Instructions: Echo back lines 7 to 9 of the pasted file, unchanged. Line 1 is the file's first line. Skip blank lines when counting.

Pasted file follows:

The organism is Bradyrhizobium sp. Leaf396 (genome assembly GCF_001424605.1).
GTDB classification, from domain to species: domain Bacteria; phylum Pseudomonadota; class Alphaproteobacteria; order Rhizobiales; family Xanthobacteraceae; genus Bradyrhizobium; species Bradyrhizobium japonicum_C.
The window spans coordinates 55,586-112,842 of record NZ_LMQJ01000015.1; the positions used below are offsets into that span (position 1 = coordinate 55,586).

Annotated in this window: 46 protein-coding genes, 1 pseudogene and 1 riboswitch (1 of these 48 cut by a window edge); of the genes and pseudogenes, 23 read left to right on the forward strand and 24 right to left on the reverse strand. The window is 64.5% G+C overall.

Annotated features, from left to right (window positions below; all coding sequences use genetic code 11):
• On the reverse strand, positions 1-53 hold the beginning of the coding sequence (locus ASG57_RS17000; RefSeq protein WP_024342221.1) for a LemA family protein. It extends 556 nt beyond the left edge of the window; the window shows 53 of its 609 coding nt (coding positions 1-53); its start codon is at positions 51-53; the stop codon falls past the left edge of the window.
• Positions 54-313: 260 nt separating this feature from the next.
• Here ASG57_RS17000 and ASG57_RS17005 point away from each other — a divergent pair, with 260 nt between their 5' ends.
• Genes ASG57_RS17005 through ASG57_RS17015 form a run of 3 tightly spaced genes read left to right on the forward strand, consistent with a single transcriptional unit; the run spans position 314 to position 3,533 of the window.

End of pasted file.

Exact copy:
• Positions 54-313: 260 nt separating this feature from the next.
• Here ASG57_RS17000 and ASG57_RS17005 point away from each other — a divergent pair, with 260 nt between their 5' ends.
• Genes ASG57_RS17005 through ASG57_RS17015 form a run of 3 tightly spaced genes read left to right on the forward strand, consistent with a single transcriptional unit; the run spans position 314 to position 3,533 of the window.